|65||Knoblanche, G.E. "Respiratory Obstruction Due to Haematoma Following Internal Jugular Vein Cannulation." Anaesthesia and Intensive Care, VII, Aug. 3, 1979, 286.|
|66||Kocis, K.C., Vermilion, R.P., Callow, L.B., et al. "Complications of Femoral Artery Cannulation for Perioperative Monitoring in Children." The Journal of Thoracic and Cardiovascular Surgery, 112, 5, 1399-1400, 1996.|
|67||Konichezky, S., Saguib, S., Soroker, D. "Tracheal Puncture. A Complication of Percutaneous Internal Jugular Vein Cannulation." Anaesthesia, 1983, 38, 572-574.|
|68||Kua, J.S.W., Tan, I.K.S. "Airway Obstruction Following Internal Jugular Vein Cannulation." Anaesthesia, 1997, 52, 776-785.|
|69||Kuebler, A., Golebiowska, B., Plawiak, T. "[Ultrasound Guided Cannulation of Internal Jugular Vein]." Przeglad Lekarski, 1997, 54, 11, 802-805.|
|70||Kwon, T.H., Kim, Y.L., Cho, D.K. "Ultrasound-Guided Cannulation of the Femoral Vein for Acute Haemodialysis Access." Nephrology Dialysis Transplantion, 1997, 12, 1009-1012.|
|71||La Grange, P. du P., Foster, P.A., Pretorius, L.K. "Application of the Doppler Ultrasound Bloodflow Detector in Supraclavicular Brachial Plexus Block." British Journal of Anaesthesia, 1978, 50, 965-967.|
|72||Lampmann, L.E.H., Schuur, K.H. "Utilization of Ultrasound Guidance in Difficult Femoral Artery Puncture." European Journal of Radiology, 18, 1994, 20-21.|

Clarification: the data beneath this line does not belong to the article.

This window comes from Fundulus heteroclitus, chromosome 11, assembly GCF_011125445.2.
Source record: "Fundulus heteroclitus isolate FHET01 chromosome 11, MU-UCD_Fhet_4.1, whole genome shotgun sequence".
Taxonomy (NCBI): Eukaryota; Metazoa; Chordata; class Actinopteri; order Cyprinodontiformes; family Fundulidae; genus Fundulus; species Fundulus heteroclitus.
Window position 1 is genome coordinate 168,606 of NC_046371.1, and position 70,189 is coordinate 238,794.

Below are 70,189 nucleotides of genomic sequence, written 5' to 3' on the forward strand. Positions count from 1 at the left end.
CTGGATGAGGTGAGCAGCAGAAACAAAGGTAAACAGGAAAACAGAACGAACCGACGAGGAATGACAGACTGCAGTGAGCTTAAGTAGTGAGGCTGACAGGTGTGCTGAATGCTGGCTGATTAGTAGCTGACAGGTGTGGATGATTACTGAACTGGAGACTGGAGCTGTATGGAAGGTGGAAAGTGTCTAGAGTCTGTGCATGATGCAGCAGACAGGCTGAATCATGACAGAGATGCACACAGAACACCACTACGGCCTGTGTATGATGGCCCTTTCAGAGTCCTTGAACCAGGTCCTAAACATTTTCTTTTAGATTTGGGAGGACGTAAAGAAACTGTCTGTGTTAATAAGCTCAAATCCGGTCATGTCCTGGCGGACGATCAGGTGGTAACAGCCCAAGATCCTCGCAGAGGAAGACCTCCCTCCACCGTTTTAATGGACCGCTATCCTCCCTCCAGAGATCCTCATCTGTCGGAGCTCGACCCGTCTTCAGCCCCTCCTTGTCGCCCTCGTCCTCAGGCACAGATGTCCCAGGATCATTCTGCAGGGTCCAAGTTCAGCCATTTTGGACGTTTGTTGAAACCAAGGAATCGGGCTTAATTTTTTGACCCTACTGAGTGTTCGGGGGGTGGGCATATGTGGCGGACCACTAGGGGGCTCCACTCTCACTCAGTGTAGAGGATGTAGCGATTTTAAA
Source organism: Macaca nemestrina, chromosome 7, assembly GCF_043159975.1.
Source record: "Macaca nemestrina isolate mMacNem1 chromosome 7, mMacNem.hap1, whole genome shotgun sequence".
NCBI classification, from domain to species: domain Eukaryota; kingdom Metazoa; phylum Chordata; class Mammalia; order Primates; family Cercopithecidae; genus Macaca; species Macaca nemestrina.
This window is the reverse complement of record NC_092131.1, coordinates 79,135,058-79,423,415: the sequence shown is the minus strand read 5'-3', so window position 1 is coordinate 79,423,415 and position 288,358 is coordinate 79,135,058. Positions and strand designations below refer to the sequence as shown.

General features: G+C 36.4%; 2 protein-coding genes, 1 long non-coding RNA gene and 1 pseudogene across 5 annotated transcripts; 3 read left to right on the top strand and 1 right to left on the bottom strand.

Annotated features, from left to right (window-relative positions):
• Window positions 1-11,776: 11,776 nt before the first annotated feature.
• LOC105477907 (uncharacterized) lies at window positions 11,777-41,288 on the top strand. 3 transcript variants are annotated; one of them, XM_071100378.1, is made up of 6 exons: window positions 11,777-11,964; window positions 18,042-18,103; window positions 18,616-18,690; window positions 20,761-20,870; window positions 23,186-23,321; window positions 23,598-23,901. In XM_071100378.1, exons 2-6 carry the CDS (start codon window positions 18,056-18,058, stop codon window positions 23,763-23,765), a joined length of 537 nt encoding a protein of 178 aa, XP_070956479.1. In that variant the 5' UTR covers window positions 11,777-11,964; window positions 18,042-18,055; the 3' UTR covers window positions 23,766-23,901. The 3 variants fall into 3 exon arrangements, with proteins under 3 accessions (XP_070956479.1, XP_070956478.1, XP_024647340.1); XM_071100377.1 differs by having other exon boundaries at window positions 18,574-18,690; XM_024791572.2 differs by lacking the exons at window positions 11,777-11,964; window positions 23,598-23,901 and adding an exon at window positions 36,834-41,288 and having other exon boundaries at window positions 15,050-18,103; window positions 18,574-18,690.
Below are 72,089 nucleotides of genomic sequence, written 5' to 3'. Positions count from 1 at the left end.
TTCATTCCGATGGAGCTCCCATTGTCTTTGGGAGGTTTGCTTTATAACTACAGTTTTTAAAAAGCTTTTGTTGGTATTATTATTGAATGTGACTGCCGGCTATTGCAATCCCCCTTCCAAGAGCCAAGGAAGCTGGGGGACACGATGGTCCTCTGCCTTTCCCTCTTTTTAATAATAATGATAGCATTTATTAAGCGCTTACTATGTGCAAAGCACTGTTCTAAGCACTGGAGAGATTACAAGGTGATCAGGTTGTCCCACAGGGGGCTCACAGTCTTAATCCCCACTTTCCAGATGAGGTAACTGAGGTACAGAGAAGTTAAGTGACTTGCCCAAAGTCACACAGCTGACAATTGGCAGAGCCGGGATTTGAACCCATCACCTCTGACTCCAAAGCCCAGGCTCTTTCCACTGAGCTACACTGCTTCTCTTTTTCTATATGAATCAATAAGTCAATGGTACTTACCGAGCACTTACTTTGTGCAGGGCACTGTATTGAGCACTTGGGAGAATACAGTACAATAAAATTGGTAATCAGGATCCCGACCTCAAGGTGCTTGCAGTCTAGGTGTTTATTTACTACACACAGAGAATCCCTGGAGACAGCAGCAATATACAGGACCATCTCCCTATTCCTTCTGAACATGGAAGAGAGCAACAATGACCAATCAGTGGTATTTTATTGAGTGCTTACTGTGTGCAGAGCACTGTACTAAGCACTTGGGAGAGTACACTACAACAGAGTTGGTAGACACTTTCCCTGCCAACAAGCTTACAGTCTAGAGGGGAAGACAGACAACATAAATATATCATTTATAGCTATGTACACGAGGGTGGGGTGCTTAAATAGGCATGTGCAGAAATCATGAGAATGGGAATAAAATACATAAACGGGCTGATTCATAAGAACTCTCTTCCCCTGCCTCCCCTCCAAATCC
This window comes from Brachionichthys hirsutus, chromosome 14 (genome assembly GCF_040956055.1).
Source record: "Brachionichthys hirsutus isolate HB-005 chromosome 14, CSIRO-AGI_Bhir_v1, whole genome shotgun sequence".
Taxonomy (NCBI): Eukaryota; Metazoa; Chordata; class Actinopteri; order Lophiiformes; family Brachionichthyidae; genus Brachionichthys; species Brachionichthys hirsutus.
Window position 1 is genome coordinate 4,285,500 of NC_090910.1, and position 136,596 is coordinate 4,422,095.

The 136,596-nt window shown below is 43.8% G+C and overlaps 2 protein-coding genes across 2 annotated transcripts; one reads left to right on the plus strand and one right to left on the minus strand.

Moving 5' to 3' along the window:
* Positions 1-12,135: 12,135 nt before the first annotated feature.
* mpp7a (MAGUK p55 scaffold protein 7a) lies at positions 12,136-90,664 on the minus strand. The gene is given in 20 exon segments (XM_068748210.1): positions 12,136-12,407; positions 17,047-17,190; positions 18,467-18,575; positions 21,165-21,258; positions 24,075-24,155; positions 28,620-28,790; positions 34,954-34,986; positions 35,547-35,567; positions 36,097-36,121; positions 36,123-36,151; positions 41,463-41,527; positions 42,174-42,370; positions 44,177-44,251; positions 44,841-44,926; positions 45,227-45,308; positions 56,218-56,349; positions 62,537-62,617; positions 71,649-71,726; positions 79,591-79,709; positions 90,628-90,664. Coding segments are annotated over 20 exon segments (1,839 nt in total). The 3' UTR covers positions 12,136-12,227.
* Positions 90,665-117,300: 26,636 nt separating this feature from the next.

|73||Lane, P., Waldron, R.J. "Real-Time Ultrasound-Guided Central Venous Access via the Subclavian Approach." Anaesthesia and Intensive Care, 22, Dec. 6, 1995, 728-730.|
|74||Lang, S.A. "Ultrasound and the Femoral Three-in-One Nerve Block: Weak Methodology and Inappropriate Conclusions." Anesth Analg, 1998, 86, 1147-1148.|
|75||Lennon, P. "Dural Puncture as a Complication of Internal Jugular Vein Cannulation." Anesthesiology, 84, Oct. 4, 1996, 944.|
|76||Liberman, L., Hordof, A.J., Hsu, D.T., Pass, R.H. "Ultrasound-Assisted Cannulation of the Right Internal Jugular Vein During Electrophysiologic Studies in Children." Journal of Interventional Cardiac Electrophysiology, 2001, 5, 177-179.|
|77||Lichtenstein, D. Saiefi, R. "The Internal Jugular Veins are Asymmetric. Usefulness of Ultrasound Before Catheterization." Intensive Care Medicine, 2001, 27, 301-305.|
|78||Lips, U., Conrad, I., Zevounou, F. Schappler-Scheele, B. "[Report on Two Cases of Irreversible Homer''s Syndrome After Puncture of the Internal Jugular Vein]." Anaesthesiol Intensivmed Notfallmed Schmerzther, 1982, 17, 301-302.|
|79||Lobato, E.B., Sulek, C.A., Moody, R.L., Morey, T.E. "Cross-Sectional Area of the Right and Left Internal Jugular Veins," Journal of Cardiothoracic and Vascular Anesthesia, 13, Apr. 2, 1999, 136-138.|
|80||MacIntyre, P.A., Samra, G., Hatch, D.J. "Preliminary Experience with the Doppler Ultrasound Guided Vascular Access Needle in Paediatric Patients." Paediatric Anaesthesia, 2000, 10, 361-365.|
|81||Majeski, J.A. "Vertebral Arteriovenous Fistula as a Result of Swan-Ganz Catheter Insertion: Surgical Correction in a Symptomatic Patient." Int Surg. 1999, 84, 74-77.|